Friday, October 10, 2014

My Life as a Dog

My Life as a Dog (aka "Mitt Liv Som Hund") (Lasse Hallström, 1985) Ingemar (Anton Glanzelius) is having a tough time being a kid (as they all do, until they learn they're a grown-up). Curious, precocious (and, as they say in Airplane!, has a severe drinking problem), he's surrounded by adults who know more than he does, but seem to not know how to enjoy it. His older brother is a bullying creep, his Mom (Anki Lidén) has TB and can't handle her two kids. Dad's half a world away, absent. All he can do is go through life with his dog, Sickan, and his schoolmates. 

Life is routine enough to control (barely) but once Mom gets sent off to a sanatorium, he gets shipped off to his Uncles. One's officious and no fun at all. The other works in a glass factory amongst a collection of misfits. Much more fun. Among the glaziers, there's his Uncle perpetually building or repairing, the grandfather who likes to be read to from lingerie catalogs, the acrobat who's a little crazy, the sculptor who specializes in erotic glass (which the foreman habitually shatters), and the plant hotty, who everyone has designs on.
Then, there are the kids, especially Saga (Melinda Kinnaman), a tomboy, who's trying to pass, and takes out her frustrations by boxing.  For Ingemar, it's a virtual smorgasbord of curiosities and mysteries, even as he OCD's his way through life, pin balling from one misadventure to another, trying to fir in and missing the most important things.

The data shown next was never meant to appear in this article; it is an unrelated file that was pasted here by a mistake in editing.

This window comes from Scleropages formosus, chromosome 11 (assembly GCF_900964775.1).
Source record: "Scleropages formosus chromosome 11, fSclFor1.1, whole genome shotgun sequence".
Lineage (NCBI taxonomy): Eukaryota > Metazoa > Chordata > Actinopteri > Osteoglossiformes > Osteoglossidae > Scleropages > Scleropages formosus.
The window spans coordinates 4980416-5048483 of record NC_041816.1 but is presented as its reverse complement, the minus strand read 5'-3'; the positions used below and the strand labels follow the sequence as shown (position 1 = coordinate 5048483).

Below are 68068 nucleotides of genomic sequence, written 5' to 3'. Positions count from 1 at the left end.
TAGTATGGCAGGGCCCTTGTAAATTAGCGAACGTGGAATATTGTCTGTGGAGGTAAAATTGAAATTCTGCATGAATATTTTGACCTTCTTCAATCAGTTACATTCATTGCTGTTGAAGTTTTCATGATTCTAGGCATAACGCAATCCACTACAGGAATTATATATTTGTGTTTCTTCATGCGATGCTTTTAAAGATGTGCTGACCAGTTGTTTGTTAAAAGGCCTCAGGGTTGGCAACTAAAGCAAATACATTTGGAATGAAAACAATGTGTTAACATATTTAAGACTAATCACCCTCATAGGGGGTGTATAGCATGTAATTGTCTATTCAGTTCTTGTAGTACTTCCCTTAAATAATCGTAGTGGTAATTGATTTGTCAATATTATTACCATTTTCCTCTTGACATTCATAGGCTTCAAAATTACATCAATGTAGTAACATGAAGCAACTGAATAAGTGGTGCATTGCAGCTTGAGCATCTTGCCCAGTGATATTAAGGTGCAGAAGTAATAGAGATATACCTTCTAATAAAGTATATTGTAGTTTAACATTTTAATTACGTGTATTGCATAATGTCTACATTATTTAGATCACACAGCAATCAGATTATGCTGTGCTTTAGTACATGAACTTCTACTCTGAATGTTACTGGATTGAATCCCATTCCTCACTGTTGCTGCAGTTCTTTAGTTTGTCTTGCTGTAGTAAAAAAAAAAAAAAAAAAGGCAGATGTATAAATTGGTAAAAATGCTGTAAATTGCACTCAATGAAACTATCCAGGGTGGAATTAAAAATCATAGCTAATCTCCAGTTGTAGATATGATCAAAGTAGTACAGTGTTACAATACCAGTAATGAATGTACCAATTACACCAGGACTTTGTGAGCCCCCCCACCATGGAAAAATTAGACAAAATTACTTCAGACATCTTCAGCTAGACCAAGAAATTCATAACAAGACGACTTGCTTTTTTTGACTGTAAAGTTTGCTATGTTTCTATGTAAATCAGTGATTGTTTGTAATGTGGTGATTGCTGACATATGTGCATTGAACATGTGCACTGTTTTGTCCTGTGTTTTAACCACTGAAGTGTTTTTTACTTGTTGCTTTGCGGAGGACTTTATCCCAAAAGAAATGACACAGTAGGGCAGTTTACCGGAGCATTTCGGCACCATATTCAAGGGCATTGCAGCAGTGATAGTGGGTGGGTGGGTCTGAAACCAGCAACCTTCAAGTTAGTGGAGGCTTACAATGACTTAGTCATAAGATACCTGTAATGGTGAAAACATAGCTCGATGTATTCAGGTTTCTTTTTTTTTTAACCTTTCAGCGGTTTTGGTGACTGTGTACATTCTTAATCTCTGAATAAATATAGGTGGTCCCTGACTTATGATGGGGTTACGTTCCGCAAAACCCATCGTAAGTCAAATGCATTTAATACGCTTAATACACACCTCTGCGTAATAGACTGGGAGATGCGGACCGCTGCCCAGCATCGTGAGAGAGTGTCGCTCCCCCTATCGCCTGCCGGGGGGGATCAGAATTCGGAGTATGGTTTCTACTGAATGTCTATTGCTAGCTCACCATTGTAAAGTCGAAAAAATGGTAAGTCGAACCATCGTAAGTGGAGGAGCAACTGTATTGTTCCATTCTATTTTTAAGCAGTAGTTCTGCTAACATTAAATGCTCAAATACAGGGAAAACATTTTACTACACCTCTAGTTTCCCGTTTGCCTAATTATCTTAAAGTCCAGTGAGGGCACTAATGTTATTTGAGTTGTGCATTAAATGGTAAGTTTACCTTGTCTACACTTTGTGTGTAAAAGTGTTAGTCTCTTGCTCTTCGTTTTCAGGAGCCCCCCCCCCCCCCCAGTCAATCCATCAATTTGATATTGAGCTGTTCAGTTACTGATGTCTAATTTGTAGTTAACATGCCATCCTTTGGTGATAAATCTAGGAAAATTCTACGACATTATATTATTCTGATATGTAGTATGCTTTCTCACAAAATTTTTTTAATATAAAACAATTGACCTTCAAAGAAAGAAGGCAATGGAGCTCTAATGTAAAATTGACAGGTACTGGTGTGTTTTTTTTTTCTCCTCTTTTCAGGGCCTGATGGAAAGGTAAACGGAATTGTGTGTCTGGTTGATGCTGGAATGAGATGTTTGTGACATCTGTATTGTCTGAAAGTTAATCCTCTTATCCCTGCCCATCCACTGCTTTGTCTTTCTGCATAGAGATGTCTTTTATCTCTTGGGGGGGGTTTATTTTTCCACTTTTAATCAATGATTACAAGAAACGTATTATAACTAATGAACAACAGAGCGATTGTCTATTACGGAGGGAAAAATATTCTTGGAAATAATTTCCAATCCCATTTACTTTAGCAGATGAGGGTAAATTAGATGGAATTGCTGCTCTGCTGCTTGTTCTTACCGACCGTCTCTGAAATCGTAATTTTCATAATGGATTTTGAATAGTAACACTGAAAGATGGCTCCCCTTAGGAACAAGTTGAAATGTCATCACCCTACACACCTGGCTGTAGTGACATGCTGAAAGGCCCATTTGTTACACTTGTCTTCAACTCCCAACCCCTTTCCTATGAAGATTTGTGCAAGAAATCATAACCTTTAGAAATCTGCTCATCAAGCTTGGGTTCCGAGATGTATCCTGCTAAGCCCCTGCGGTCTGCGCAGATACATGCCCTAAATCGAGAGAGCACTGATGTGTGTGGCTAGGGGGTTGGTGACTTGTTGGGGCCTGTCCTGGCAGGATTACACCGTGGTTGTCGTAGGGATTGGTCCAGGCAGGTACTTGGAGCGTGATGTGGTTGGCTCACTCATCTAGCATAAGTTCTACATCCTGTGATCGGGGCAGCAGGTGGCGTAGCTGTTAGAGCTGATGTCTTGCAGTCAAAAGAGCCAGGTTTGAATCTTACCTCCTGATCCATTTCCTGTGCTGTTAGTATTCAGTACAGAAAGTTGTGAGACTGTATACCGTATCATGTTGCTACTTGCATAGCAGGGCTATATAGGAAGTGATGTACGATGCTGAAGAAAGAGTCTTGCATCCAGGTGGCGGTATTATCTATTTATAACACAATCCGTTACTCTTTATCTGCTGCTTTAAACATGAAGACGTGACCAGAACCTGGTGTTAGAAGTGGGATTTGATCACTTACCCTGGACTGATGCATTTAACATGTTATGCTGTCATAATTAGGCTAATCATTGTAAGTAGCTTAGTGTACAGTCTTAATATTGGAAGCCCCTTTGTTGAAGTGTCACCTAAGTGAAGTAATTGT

Like Fate.
He's young enough to think "out of sight/out of mind"—Sickan's in a kennel, Mom's in the hospital. Nothing changes. He rolls with the punches, and he'll hook up with the missing later. Life is the day-to-day. The future there's always time for. When he thinks—over a book, or on the odd story that's stuck, burr-like, in his brain, like the first pooch in space, Laika, who went on a one way trip—it's over the backdrop of a star-filled sky, visible but unreachable, and the visual representation of an uncaring Universe—beautiful, cold and beyond comprehension.

But his most important aspect, that informs all of us, is he doesn't know what he doesn't know, and slowly, if unsurely, he's growing, becoming more aware, and starting to displace the empty spaces in his knowledge with things he didn't know he needed to know.

And the title is apt. He is living a dog's life—kept, with the advantage of being cared for, but never in control, always at the mercy of the world and its random charities and acts of kindness. But he's also a victim of its constant indifference. In the process of making our way across the river of life, we are buoyed by the rocks beneath our feet, occasionally losing our footing, attempting to stand straight and not go under. We learn our way, negotiate our path and find our place.
My Life as a Dog is a fine portrait of a child's experience, and everybody's.  It ends with a sense of becoming and is Hallström 's best display of life's messy, unruly experience. Even though he's gone further in his ambitions, taken more risks, this is his most well thought out, complete and realized film on the complexities of the shared experience he has been reaching for his entire career.

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